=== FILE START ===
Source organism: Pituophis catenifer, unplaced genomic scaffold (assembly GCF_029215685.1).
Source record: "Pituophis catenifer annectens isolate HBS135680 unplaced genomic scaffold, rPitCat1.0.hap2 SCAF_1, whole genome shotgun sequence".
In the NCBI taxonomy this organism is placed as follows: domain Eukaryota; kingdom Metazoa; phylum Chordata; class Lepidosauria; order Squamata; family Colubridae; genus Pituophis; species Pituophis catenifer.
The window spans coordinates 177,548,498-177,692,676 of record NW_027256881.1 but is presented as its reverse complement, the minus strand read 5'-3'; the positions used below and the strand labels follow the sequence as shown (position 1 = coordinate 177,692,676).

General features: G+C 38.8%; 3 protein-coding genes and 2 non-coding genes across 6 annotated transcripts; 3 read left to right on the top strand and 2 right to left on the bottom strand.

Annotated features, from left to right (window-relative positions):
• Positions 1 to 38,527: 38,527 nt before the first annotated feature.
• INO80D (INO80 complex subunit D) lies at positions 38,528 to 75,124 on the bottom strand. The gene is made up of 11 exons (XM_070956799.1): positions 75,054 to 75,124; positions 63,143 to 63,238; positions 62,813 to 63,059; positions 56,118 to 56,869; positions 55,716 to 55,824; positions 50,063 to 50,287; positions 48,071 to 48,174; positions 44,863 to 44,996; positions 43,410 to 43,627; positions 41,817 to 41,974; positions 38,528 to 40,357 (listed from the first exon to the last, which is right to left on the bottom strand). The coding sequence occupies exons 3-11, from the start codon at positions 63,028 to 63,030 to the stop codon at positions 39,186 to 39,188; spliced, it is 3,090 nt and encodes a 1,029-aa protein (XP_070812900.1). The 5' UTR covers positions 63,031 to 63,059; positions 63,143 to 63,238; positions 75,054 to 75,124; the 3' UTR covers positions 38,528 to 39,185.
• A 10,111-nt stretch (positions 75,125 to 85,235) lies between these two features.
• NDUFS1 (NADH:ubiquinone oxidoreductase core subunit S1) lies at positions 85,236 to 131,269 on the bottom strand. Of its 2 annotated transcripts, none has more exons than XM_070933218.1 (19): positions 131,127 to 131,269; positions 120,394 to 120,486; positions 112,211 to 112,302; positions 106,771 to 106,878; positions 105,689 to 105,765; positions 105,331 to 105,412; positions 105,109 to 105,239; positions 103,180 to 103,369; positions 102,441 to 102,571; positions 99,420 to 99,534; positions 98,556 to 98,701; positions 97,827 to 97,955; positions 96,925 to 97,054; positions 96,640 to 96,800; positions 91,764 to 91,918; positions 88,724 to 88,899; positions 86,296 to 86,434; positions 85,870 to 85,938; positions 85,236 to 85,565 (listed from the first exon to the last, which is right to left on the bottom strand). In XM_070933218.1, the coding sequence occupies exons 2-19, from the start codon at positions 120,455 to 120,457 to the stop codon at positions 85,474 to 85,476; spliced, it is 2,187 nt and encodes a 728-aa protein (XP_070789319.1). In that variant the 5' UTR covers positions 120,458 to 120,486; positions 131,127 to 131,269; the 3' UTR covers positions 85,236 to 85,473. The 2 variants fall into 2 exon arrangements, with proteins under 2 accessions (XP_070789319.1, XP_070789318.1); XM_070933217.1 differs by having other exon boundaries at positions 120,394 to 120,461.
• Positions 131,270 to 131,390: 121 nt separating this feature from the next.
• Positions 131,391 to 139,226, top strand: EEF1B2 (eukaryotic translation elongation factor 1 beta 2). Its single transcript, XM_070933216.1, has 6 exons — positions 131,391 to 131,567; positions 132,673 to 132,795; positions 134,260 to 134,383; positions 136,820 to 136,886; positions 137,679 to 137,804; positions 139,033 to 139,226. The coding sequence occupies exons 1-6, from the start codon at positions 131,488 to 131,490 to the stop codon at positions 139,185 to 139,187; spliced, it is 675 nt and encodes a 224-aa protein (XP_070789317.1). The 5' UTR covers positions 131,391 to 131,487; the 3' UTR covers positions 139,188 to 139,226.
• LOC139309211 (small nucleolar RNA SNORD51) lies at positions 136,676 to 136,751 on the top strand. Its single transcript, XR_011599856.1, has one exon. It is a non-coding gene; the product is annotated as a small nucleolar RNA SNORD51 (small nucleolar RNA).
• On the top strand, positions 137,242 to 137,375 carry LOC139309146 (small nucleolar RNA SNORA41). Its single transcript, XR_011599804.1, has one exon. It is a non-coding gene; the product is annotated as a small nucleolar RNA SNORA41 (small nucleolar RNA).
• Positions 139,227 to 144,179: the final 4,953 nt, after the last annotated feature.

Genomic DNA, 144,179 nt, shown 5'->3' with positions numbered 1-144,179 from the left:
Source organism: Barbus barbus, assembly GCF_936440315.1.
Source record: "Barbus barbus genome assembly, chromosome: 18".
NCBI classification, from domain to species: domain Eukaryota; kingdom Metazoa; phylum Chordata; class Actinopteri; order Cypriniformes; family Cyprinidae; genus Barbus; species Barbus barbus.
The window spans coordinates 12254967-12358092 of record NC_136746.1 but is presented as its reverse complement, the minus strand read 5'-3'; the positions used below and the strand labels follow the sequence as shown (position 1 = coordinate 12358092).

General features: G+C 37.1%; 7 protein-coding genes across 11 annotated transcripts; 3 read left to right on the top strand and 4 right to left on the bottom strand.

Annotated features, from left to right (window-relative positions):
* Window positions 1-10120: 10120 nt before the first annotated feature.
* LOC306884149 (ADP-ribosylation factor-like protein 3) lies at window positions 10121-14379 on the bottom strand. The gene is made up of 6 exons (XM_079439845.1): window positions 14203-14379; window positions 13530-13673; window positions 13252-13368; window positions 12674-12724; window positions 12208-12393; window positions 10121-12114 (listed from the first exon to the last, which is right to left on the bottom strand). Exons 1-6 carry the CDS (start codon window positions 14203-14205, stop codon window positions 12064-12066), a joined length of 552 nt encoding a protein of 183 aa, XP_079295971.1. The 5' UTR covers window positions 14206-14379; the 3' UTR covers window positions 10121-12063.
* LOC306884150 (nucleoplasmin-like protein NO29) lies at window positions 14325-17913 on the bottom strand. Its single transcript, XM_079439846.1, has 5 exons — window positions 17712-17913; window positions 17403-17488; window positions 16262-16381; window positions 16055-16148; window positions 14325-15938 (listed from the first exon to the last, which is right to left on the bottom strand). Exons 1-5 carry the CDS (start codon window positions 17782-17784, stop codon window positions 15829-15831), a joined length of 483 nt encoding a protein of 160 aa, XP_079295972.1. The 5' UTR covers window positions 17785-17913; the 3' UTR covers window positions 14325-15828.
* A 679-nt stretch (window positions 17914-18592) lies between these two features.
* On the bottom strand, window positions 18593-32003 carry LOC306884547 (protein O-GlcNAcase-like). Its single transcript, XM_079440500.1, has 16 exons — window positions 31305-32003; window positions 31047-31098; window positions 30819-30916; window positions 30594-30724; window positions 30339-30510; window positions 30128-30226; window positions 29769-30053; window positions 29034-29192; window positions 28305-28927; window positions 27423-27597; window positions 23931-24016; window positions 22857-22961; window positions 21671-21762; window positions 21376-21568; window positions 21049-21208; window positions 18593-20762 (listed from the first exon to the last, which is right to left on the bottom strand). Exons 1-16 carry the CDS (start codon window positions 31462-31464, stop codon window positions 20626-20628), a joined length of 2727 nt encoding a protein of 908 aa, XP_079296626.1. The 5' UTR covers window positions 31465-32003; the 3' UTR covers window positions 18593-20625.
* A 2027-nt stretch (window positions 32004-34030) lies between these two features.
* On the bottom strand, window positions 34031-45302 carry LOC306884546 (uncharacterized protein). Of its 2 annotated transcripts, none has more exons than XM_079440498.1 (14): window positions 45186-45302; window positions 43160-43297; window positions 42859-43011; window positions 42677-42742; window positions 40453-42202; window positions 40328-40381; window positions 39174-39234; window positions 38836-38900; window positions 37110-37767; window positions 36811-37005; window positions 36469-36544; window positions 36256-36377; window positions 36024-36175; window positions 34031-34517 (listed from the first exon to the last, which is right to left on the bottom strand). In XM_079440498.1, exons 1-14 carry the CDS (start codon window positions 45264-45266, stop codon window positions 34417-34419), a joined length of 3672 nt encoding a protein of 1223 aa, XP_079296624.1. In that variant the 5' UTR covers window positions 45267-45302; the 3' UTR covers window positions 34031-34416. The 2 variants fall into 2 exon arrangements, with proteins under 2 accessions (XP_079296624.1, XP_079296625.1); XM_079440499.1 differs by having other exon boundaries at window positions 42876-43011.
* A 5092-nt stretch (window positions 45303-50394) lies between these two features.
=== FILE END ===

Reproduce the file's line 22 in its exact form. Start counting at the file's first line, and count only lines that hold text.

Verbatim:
Annotated features, from left to right (window-relative positions):